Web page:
If you are into filmmaking, there are plenty of ways to improve your work and to make the shooting more successful and efficient. In this video from StudioBinder, Brent Barbano of ShareGrid gives you seven quick, but very valuable lessons that will help you raise your filmmaking on a higher level.
1. Just shoot
The first tip is pretty simple: just shoot! You don’t need to have fancy gear, you might as well use a 2009 iPhone. Brent believes that gear doesn’t matter that much, but the idea should come first.
2. Create a plan of action
You can make the shots look great if you have experience, a good team and a good plan of action. You should know exactly what you want to achieve and plan accordingly. It’s also important to communicate clearly with your team: way more important than the gear you shoot with.
3. Use visual references
Make storyboards and mood boards. This way, you’ll give visual references to your ideas and this will make sure that everyone is on the same page about the project.
4. Go tech scouting
“Your shoot is only as good as your tech scout.” In other words, location scouting is essential! Always go and scout your shooting locations and check for the things like available lighting, how much space you have, what sounds can be heard at the spot. Also pay attention to parking, available electricity, and all the things that can affect the organization of your shooting.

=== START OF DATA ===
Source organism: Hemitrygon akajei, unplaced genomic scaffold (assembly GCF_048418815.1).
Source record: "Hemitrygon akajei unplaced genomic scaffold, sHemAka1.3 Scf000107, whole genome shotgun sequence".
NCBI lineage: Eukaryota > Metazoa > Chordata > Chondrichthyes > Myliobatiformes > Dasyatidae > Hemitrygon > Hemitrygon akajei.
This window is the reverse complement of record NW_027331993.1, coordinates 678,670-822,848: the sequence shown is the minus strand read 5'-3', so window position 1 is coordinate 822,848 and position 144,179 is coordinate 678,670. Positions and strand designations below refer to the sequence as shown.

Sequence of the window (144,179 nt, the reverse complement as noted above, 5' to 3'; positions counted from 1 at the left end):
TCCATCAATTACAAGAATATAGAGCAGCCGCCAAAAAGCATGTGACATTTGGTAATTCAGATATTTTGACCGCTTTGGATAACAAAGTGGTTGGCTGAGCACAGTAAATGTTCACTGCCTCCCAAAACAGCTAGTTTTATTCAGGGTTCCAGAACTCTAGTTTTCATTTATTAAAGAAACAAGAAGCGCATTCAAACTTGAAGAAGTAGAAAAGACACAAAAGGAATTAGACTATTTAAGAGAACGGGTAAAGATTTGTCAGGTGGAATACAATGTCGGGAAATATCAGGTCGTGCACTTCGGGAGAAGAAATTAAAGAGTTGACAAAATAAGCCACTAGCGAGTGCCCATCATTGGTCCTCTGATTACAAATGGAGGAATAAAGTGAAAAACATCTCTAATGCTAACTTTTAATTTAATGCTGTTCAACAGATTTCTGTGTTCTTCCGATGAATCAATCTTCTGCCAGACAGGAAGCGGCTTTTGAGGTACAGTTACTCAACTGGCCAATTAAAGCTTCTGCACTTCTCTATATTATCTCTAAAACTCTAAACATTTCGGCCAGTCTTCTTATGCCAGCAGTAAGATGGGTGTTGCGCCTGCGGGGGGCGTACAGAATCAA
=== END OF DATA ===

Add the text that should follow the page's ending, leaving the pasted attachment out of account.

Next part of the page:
5. Follow the sun
The sun is a free source of lighting, and if you can use it to your advantage, why not? While location scouting, check out how the sun moves. There are also apps that allow you to follow the sun’s movement throughout the day, so you can use some of them, too.
6. Bring a camera
Bring a camera when you’re location scouting. It can be a smartphone or a small compact camera, but Brent likes bringing a DSLR so he can see how different locations look at different focal lengths. Some look better at wider angles, while the others are better when zoomed in. Alternatively, you can use an app on your smartphone that allows you to select your camera, sensor size and a type of lens and give you an approximate field of view.
7. Trust your instincts and be flexible
When you’re scouting, you can quickly figure out that you might need to change some scenes. Something might not work out as you thought it would, and you may notice some other things that you like and want to incorporate them in your shots. Now’s the time to be flexible and trust your gut. Change what you need to change, because it’s difficult to tweak the plan when the shooting schedule is in place. Still, be ready that things might not go as planned all the time, and be ready to adapt and be flexible during the shooting days, too.
If you’d like to learn more tips and tricks that they don’t teach you in film school, check out this article from StudioBinder, too.
[7 Cinematography Lessons for Filmmakers | StudioBinder]